The short of it is that it's just much easier and much more direct to encode and decode data to JSON, especially for quick interchanges. This may apply more to people coming from a dynamic language background, as the basic data types (lists, dictionaries, etc) built in to JavaScript / JSON directly map to the same or similar data types in Python, Perl, Ruby, etc.


The performance of JSON isn't much different from XML for most use cases, JSON isn't well suited and readable for deeply nest structures... you will run into ]]]}], which makes debugging difficult


It's lightweight compared to XML. If you need to scale, reduce your bandwidth requirements!

Compare JSON

           color: "red",
           value: "#f00"
           color: "green",
           value: "#0f0"
           color: "blue",
           value: "#00f"
           color: "cyan",
           value: "#0ff"
           color: "magenta",
           value: "#f0f"
           color: "yellow",
           value: "#ff0"
           color: "black",
           value: "#000"

to XML:

      <color >
      <color >
      <color >
      <color >
      <color >
      <color >
      <color >
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    not just smaller, but more human friendly. XML looks like a poor attempt of a human to talk like a computer. – deft_code Nov 16 '09 at 17:29
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    Your XML can also reduce the XML wtih attributes instead of elements for simple types (name/value) – Matthew Whited Nov 16 '09 at 17:44
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    @Matthew: Yes, but then it looks inconsistent and ugly. And you still need open/close tags for the element. JSON (at best) halves the number of tags you need to use. – Ron Gejman Nov 16 '09 at 17:55
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    Look at Marc's example. I don't see how you version is easier to read than his. stackoverflow.com/questions/1743532/… – Matthew Whited Nov 16 '09 at 18:00
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    difference is length doesn't seem that big to me – vtd-xml-author Nov 19 '09 at 21:39

Just an anecdote from my own personal experience:

I wrote a small Javascript directory, first with the data in XML, and then adapted it to use JSON so I could run them side-by-side and compare speeds with Firebug. The JSON ended up being approximately 3 times faster (350-400 ms vs. 1200-1300 ms to display all data). Also, as others have noted, the JSON is much easier on the eyes and the file size was a good 25% smaller due to the leaner markup.

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    If everybody created these benchmarks, we'd have nothing to argue about though. – HDave Jan 23 '12 at 18:10
      <color name='red'     value='#f00'/>
      <color name='green'   value='#0f0'/>
      <color name='blue'    value='#00f'/>
      <color name='cyan'    value='#0ff'/>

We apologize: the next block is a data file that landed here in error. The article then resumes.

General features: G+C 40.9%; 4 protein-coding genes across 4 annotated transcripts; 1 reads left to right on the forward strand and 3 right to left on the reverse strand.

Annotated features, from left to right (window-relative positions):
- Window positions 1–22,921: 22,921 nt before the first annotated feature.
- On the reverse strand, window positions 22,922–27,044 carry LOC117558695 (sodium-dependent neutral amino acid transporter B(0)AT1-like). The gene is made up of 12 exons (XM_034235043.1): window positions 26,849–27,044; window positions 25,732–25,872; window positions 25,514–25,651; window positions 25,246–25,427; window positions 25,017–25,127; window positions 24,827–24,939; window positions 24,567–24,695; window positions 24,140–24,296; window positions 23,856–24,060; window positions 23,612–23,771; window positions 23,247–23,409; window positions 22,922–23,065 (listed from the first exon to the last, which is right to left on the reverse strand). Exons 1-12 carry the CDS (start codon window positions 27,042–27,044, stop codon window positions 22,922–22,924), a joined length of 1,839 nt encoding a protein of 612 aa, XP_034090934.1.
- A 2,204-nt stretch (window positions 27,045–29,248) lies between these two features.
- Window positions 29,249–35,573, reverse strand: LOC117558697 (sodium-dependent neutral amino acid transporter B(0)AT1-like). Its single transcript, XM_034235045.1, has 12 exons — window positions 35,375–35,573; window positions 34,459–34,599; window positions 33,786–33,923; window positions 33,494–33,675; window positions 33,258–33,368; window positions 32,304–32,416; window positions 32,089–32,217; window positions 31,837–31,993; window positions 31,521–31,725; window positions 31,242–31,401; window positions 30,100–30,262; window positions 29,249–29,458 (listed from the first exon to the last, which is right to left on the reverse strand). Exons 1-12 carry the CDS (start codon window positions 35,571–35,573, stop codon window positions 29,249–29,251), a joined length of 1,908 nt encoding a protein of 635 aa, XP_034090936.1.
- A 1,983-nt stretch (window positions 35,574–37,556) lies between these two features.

<color name='magenta' value='#f0f'/>
      <color name='yellow'  value='#ff0'/>
      <color name='black'   value='#000'/>

With attributes, XML is nice. But for some reason, home-made XML is generally 100% made of elements, and ugly.

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    That is still more non-whitespace chars than the JSON example. And parsing attributes can be more annoying in XML. – jmucchiello Nov 16 '09 at 17:43
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    Probably because complex types can really only be described in elements so that how most tools default. I agree that this XML is very simple to use and read. – Matthew Whited Nov 16 '09 at 17:48

Easy consumption by JavaScript can be one of the reasons ..

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    That's the big reason I use it. Parsing xml manually is nightmarishly complex. Also, since I use Python to create the JSON in the first place, they handle data and objects in a very similar way, meaning serialization back and forth makes everything happy! – RandomInsano Jun 23 '10 at 15:22

JSON is best for consumption of data in web applications from webservices for its size and ease of use, especially due to the built-in support in JavaScript. Imagine the computation overhead for parsing an xml fragment compared to the instant lookup in JSON.

A very good example is JSON-P. You can get back data from a webservice wrapped in a callback function call, like my_callback({"color": "blue", "shape":"square"}); inside a dynamically generated <script> tag so the data can be directly consumed in the function my_callback(). There is no way to get even close to this convenience using XML.

XML would be the format of choice for large documents, where you have a framework of rendering pages of data in multiple formats using XSLT. XML can also be used with application configuration files for readability among many other uses.


No one here has mentioned XML-s main advantage: validation rules (DTD, XSD). My conclusions, having used both:

  • JSON is perfect for ajax, especially if you develop both server and client side yourself. You basically create js objects right in your server script!
  • XML shines in corporate environments, when you have to set data exchange standards between big bureaucratic organizations. Often, one party develops its part months before another, so it really benefits from validating its requests against agreed XSD. Also, in big corporations, data transfer is often translated between different systems. This is also XML's strength, think XSLT. Example: code-free conversion into JSON :p

Of course, there's json-schema being developed but you won't find built-in support for it anywhere.

I'm a fanboy of both, they have just different strengths.


Now that there are JSON encoders and decoders for most languages, there's no reason NOT to use JSON for uses where it makes sense (and that's probably 90% of the use cases for XML).